Carnitine Insufficiency Caused by Aging and Overnutrition Compromises Mitochondrial Performance and Metabolic Control
The Journal of Biological Chemistry. Aug, 2009 | Pubmed ID: 19553674
In addition to its essential role in permitting mitochondrial import and oxidation of long chain fatty acids, carnitine also functions as an acyl group acceptor that facilitates mitochondrial export of excess carbons in the form of acylcarnitines. Recent evidence suggests carnitine requirements increase under conditions of sustained metabolic stress. Accordingly, we hypothesized that carnitine insufficiency might contribute to mitochondrial dysfunction and obesity-related impairments in glucose tolerance. Consistent with this prediction whole body carnitine diminution was identified as a common feature of insulin-resistant states such as advanced age, genetic diabetes, and diet-induced obesity. In rodents fed a lifelong (12 month) high fat diet, compromised carnitine status corresponded with increased skeletal muscle accumulation of acylcarnitine esters and diminished hepatic expression of carnitine biosynthetic genes. Diminished carnitine reserves in muscle of obese rats was accompanied by marked perturbations in mitochondrial fuel metabolism, including low rates of complete fatty acid oxidation, elevated incomplete beta-oxidation, and impaired substrate switching from fatty acid to pyruvate. These mitochondrial abnormalities were reversed by 8 weeks of oral carnitine supplementation, in concert with increased tissue efflux and urinary excretion of acetylcarnitine and improvement of whole body glucose tolerance. Acetylcarnitine is produced by the mitochondrial matrix enzyme, carnitine acetyltransferase (CrAT). A role for this enzyme in combating glucose intolerance was further supported by the finding that CrAT overexpression in primary human skeletal myocytes increased glucose uptake and attenuated lipid-induced suppression of glucose oxidation. These results implicate carnitine insufficiency and reduced CrAT activity as reversible components of the metabolic syndrome.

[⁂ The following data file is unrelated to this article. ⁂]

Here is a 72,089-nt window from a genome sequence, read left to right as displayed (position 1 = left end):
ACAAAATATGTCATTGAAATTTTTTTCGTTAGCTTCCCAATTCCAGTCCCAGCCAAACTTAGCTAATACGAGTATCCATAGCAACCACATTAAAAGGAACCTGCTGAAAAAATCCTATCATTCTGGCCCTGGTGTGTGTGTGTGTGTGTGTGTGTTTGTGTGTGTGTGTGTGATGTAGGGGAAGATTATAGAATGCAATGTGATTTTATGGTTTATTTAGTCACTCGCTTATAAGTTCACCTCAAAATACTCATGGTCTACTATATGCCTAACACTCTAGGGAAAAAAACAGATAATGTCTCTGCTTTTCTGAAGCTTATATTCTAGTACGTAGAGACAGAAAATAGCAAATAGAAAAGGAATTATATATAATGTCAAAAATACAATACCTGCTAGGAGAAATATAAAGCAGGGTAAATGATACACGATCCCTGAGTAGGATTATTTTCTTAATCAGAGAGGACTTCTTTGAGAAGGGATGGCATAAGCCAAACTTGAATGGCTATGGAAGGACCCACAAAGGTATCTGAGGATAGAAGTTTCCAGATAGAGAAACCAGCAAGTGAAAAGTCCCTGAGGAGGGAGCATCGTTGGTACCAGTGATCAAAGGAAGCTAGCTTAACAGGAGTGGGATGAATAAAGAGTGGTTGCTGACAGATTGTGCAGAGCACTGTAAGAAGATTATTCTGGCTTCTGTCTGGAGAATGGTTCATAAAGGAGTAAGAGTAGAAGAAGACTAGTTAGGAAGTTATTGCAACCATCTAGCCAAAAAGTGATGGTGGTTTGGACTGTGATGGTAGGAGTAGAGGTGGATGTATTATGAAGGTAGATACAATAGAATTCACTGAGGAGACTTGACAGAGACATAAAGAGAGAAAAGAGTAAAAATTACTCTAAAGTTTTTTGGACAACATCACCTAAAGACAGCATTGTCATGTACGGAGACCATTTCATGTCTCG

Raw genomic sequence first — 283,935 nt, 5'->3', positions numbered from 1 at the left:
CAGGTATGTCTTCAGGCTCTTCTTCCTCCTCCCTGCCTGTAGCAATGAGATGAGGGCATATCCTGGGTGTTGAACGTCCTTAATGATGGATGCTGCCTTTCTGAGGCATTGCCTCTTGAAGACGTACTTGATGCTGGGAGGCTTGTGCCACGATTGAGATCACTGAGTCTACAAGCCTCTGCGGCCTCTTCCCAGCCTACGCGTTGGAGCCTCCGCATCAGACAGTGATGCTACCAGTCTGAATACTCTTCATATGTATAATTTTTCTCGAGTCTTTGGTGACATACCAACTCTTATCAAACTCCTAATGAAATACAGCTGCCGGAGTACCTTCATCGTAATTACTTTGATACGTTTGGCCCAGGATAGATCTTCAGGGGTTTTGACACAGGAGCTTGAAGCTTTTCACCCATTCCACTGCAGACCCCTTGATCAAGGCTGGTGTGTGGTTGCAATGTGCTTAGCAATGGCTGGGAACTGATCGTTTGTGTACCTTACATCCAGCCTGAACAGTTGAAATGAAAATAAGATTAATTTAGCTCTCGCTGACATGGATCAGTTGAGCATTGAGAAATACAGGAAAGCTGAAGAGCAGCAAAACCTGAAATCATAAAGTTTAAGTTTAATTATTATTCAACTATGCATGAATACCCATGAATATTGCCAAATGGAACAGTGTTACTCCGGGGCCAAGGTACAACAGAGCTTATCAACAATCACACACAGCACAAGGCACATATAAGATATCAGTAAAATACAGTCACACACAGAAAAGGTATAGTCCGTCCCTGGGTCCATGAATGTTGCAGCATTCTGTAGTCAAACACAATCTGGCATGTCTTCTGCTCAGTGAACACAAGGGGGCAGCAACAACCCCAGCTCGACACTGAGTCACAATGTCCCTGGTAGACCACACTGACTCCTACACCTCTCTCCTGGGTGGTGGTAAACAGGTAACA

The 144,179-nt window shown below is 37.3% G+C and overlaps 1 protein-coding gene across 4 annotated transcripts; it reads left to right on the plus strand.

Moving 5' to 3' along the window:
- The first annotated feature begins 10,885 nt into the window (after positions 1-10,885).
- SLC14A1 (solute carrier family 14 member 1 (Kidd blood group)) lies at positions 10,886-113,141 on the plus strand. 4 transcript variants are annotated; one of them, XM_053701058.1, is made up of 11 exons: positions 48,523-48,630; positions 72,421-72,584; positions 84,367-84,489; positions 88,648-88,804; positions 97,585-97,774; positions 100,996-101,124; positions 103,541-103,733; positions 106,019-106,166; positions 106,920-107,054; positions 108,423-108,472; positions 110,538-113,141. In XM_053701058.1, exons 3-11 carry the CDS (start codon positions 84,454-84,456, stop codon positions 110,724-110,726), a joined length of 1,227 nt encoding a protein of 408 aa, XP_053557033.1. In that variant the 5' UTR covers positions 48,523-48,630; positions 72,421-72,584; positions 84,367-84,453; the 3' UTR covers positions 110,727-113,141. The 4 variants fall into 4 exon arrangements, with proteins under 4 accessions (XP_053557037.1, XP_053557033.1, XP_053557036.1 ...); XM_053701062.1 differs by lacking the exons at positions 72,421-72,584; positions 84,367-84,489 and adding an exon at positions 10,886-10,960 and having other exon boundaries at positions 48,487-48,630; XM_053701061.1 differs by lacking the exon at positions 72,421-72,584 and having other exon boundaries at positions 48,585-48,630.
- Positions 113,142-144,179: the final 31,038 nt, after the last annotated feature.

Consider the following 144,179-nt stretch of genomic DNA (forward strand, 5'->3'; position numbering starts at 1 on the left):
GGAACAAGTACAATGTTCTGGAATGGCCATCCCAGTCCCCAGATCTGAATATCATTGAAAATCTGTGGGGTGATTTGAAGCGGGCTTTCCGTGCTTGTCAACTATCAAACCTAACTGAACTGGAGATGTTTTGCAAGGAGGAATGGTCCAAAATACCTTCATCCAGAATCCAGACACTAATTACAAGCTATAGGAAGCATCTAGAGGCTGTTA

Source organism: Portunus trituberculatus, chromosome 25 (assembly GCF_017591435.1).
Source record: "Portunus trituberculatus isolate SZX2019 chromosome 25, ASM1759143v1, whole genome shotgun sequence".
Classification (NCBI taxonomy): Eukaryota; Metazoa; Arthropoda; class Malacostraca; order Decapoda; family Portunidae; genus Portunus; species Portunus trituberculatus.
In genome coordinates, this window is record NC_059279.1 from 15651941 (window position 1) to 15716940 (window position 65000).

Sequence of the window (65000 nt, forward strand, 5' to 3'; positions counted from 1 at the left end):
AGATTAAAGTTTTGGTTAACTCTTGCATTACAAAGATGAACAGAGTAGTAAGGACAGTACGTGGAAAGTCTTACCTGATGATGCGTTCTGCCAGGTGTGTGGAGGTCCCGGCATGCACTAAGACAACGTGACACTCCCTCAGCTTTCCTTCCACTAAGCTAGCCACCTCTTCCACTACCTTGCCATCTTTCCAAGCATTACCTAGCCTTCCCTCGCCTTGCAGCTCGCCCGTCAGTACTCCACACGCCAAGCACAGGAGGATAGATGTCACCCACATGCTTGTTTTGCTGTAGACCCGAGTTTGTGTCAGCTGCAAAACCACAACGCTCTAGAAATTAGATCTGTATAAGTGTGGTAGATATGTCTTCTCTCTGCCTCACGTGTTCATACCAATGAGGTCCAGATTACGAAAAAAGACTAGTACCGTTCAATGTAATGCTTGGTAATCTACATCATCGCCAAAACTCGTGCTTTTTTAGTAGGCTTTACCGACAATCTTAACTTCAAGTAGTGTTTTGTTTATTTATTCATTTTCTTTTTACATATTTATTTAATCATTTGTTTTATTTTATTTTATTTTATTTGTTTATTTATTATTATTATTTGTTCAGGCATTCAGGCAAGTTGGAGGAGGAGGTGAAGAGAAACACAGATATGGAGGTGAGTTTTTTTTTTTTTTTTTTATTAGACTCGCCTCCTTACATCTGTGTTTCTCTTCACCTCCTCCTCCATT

Attenuation of Myocardial Injury in Mice with Functional Deletion of the Circadian Rhythm Gene MPer2
American Journal of Physiology. Heart and Circulatory Physiology. Mar, 2010 | Pubmed ID: 20061537
Variations in circadian rhythms are evident in the incidence of cardiovascular disease, and the risk of cardiovascular events increases when rhythms are disrupted. The suprachiasmatic nucleus is the central circadian pacemaker that regulates the daily rhythm of peripheral organs. Diurnal rhythms have more recently been shown to exist in myocardial tissue and are involved in metabolism and contractile function. Thus we sought to determine whether the functional deletion of the circadian rhythm mouse periodic gene 2 (mPer2) would protect the heart against ischemic injury. Nonreperfused myocardial infarction was induced in anesthetized, ventilated C57 (n = 17) and mPer2 mutant (mPer2-M; n = 15) mice via permanent ligation of the left anterior descending coronary artery. At 4 days post-myocardial infarction, we observed a 43% reduction of infarct area in mPer2-M mice compared with wild-type mice. This is coincident with 25% less macrophage infiltration, 43% higher capillary density, 17% increase in hypertrophy, and 15% less cardiomyocyte apoptosis in the infarct zone. Also, matrix metalloproteinase-9 was expressed in inflammatory cells in both groups, but total protein was 40% higher in wild-type mice, whereas it was not elevated in mPer2-M mice in response to injury. The functional deletion of the mPer2 gene reduces the severity of myocardial infarct injury by limiting the inflammatory response, reducing apoptosis, and inducing cardiomyocyte hypertrophy, thus preserving cardiac function. These findings collectively imply that the disruption of the circadian clock gene mPer2 is protective. Understanding the interactions between circadian rhythm genes and cardiovascular disease may provide insights into potential preventative and therapeutic strategies for susceptible populations.
Peptides. Nov, 2010 | Pubmed ID: 20723572